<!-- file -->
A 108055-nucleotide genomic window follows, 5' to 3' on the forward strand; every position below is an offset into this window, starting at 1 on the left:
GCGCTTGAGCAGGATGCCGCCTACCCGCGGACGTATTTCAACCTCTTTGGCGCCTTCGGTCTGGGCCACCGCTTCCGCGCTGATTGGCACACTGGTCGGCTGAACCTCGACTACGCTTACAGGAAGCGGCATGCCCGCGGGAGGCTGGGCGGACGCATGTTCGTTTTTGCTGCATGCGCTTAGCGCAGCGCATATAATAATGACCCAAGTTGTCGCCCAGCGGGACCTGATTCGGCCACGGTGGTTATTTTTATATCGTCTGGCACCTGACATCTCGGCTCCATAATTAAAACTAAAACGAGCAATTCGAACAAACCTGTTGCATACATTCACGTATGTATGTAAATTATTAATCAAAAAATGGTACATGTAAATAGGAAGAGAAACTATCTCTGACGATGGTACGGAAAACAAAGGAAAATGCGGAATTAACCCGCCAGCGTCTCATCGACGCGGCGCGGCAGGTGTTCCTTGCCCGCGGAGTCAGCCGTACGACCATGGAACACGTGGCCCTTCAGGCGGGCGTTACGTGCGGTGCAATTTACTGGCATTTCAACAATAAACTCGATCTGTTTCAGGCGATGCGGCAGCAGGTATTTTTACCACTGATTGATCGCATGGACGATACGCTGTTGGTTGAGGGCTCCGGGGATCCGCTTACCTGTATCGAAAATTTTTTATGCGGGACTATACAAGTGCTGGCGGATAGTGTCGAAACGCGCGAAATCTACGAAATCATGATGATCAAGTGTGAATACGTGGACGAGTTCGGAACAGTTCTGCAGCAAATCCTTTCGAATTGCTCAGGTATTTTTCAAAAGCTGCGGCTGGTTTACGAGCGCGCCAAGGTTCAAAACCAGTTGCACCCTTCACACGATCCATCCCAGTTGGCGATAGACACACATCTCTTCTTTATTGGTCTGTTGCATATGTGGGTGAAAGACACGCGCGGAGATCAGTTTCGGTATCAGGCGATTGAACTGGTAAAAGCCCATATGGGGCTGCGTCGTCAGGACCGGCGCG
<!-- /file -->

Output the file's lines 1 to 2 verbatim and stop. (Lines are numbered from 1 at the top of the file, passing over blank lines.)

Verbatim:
A 108055-nucleotide genomic window follows, 5' to 3' on the forward strand; every position below is an offset into this window, starting at 1 on the left:
GCGCTTGAGCAGGATGCCGCCTACCCGCGGACGTATTTCAACCTCTTTGGCGCCTTCGGTCTGGGCCACCGCTTCCGCGCTGATTGGCACACTGGTCGGCTGAACCTCGACTACGCTTACAGGAAGCGGCATGCCCGCGGGAGGCTGGGCGGACGCATGTTCGTTTTTGCTGCATGCGCTTAGCGCAGCGCATATAATAATGACCCAAGTTGTCGCCCAGCGGGACCTGATTCGGCCACGGTGGTTATTTTTATATCGTCTGGCACCTGACATCTCGGCTCCATAATTAAAACTAAAACGAGCAATTCGAACAAACCTGTTGCATACATTCACGTATGTATGTAAATTATTAATCAAAAAATGGTACATGTAAATAGGAAGAGAAACTATCTCTGACGATGGTACGGAAAACAAAGGAAAATGCGGAATTAACCCGCCAGCGTCTCATCGACGCGGCGCGGCAGGTGTTCCTTGCCCGCGGAGTCAGCCGTACGACCATGGAACACGTGGCCCTTCAGGCGGGCGTTACGTGCGGTGCAATTTACTGGCATTTCAACAATAAACTCGATCTGTTTCAGGCGATGCGGCAGCAGGTATTTTTACCACTGATTGATCGCATGGACGATACGCTGTTGGTTGAGGGCTCCGGGGATCCGCTTACCTGTATCGAAAATTTTTTATGCGGGACTATACAAGTGCTGGCGGATAGTGTCGAAACGCGCGAAATCTACGAAATCATGATGATCAAGTGTGAATACGTGGACGAGTTCGGAACAGTTCTGCAGCAAATCCTTTCGAATTGCTCAGGTATTTTTCAAAAGCTGCGGCTGGTTTACGAGCGCGCCAAGGTTCAAAACCAGTTGCACCCTTCACACGATCCATCCCAGTTGGCGATAGACACACATCTCTTCTTTATTGGTCTGTTGCATATGTGGGTGAAAGACACGCGCGGAGATCAGTTTCGGTATCAGGCGATTGAACTGGTAAAAGCCCATATGGGGCTGCGTCGTCAGGACCGGCGCG